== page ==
Italia 'n' Caledonia
  • By Sue Bevan
  • |
  • 14th Aug 2014
  • |
  • ★★★★★

Mike Maran is at his very best here. This show about the experience of the Italians in Edinburgh, told mainly through the story of Alfonso Crolla of delicatessen and restaurant Valvona & Crolla fame, is a tale filled with joy and families, but also deep sadness and loss. Maran’s artistry is on full display here but is never, as it were, seen: only felt. Savoured. Relished. And its fruits are remembered well after you’ve left the mouth-watering scene.

If you’ve never seen Mike Maran in action, change that today.

The marvellous David Vernon opens the show. His accordion draws us in for Maran to sweep us up and transport us to 1930s Scotland and the big annual Italian picnics. “Italians from all over Scotland would close their shops and come to Alva Glen to eat and drink together, to play football, run races, and have a tug of war.” We watch a Kodak Safety Film from the period of one such party, and Maran’s narration is measured to perfection. He knows precisely, instinctively, when to speak and just how much to say. So entrancing is he that someone - forgetting he is in the middle of a theatrical performance - spontaneously chips in, “Do you still have these picnics?” Mike answers, “Yes. Yes, we do,” and gives him details. The audience is spellbound.

The show – though that seems almost too impersonal, too distancing a word for what we all experience together – takes us back a hundred years, to when the villagers of what would later become Italy left for Britain to find work and make new lives. They brought Italy with them, many of these former shepherds setting up businesses. His demonstration of ice cream manufacture and other food production informs as much as it entertains.

We hear how these well-integrated immigrant families became “enemies of the state” in the blinking of an eye when war was declared, how their relationship with the Scots changed beyond recognition. He tells of the dreadful suffering at the sinking of the Arandora Star, the prison ship deporting Italian men to Canada, leaving their wives to fend for the children and run their businesses.

Politics and émigré histories weave a tapestry worthy of the finest wool these shepherds produced, but it all feels so very touchingly familiar in the hands of this skilled teller of tales.

I won’t spoil the ending, but it’s certainly a joyous surprise to us all. Everything comes full circle here.

If you’ve never seen Mike Maran in action, change that today. If you’ve seen other shows of his, then come along to this one. If you’ve seen this one before, maybe come back in any case. It’s so rich that it merits it.

Reviews by Sue Bevan

Dixon Place

The Unwritten Law

★★★★★
The Jazz Bar

Remembering Chet

★★★★
Just the Tonic at The Mash House

Have Fun

★★
theSpace on North Bridge

Angel: Take This Body

★★★★
Underbelly, Cowgate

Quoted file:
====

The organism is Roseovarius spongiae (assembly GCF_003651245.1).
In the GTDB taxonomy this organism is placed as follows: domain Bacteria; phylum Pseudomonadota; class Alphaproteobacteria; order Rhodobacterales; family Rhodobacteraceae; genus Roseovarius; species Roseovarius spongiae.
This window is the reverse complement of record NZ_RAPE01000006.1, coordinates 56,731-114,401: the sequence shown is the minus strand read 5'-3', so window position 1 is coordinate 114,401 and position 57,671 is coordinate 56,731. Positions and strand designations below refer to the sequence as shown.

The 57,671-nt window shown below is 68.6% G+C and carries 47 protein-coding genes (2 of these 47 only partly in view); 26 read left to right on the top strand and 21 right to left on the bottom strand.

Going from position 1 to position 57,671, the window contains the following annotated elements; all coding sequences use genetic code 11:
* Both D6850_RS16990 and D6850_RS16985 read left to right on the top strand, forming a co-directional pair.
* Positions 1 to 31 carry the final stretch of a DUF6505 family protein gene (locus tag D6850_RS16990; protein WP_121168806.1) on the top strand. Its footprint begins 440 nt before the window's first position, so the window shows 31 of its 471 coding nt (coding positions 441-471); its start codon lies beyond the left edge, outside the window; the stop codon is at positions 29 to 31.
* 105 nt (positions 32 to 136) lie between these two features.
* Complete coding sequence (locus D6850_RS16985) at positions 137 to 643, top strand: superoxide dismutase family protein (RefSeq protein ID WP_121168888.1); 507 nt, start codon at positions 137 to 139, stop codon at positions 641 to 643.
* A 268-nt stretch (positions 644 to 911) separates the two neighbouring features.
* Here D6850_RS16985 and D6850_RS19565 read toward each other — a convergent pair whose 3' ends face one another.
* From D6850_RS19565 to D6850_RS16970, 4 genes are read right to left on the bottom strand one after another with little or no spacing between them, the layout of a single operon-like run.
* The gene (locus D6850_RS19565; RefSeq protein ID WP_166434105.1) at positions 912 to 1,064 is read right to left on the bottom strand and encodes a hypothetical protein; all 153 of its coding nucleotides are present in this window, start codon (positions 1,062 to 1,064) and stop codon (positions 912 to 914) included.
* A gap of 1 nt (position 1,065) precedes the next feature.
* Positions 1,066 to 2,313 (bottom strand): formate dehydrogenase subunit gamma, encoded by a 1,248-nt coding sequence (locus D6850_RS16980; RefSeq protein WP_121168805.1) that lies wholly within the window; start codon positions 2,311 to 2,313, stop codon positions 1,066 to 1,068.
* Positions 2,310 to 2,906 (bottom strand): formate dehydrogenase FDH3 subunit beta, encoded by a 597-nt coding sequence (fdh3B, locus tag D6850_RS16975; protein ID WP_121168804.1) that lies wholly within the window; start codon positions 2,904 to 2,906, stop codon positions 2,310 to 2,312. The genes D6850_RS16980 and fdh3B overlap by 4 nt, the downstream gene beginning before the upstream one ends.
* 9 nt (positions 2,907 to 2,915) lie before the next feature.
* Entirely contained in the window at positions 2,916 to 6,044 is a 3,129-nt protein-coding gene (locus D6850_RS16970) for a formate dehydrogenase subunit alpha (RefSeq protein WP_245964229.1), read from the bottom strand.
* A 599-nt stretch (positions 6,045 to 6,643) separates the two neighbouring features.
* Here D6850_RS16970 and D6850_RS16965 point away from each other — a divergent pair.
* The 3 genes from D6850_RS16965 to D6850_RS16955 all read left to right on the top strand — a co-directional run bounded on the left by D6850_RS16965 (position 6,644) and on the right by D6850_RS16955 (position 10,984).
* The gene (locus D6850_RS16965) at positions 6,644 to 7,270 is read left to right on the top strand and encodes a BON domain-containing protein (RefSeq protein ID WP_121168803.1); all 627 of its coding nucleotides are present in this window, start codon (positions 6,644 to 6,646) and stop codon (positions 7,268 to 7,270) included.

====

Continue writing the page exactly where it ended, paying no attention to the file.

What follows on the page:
Shame

★★★★
Freestival St Mary's

Alasdair Lists Everything

Since you’re here…

… we have a small favour to ask. We don't want your money to support a hack's bar bill at Abattoir, but if you have a pound or two spare, we really encourage you to support a good cause. If this review has either helped you discover a gem or avoid a turkey, consider doing some good that will really make a difference.

You can donate to the charity of your choice, but if you're looking for inspiration, there are three charities we really like.

Mama Biashara
Kate Copstick’s charity, Mama Biashara, works with the poorest and most marginalised people in Kenya. They give grants to set up small, sustainable businesses that bring financial independence and security. That five quid you spend on a large glass of House White? They can save someone’s life with that. And the money for a pair of Air Jordans? Will take four women and their fifteen children away from a man who is raping them and into a new life with a moneymaking business for Mum and happiness for the kids.
Donate to Mama Biashara now

Theatre MAD
The Make A Difference Trust fights HIV & AIDS one stage at a time. Their UK and International grant-making strategy is based on five criteria that raise awareness, educate, and provide care and support for the most vulnerable in society. A host of fundraising events, including Bucket Collections, Late Night Cabarets, West End Eurovision, West End Bares and A West End Christmas continue to raise funds for projects both in the UK and Sub-Saharan Africa.
Donate to Theatre MAD now

Acting For Others
Acting for Others provides financial and emotional support to all theatre workers in times of need through the 14 member charities. During the COVID-19 crisis Acting for Others have raised over £600,000 to support theatre workers affected by the pandemic.
Donate to Acting For Others now

Performances

Location

The Blurb

By Mike Maran and Philip Contini with music by David Vernon (accordion). The joyful, tearful and hugely successful heart-warming story about Alfonso Crolla, founder of Valvona & Crolla and the Italian community in Scotland. Meraviglioso!

Most Popular See More

The Book of Mormon

From £20.00

More Info

Find Tickets

Life of Pi

From £19.00

More Info

Find Tickets

Come From Away

From £25.00

More Info

Find Tickets

Wicked

From £27.00

More Info

Find Tickets

Joseph and the Amazing Technicolor Dreamcoat

From £13.00

More Info

Find Tickets

Pretty Woman: The Musical

From £18.00

More Info

Find Tickets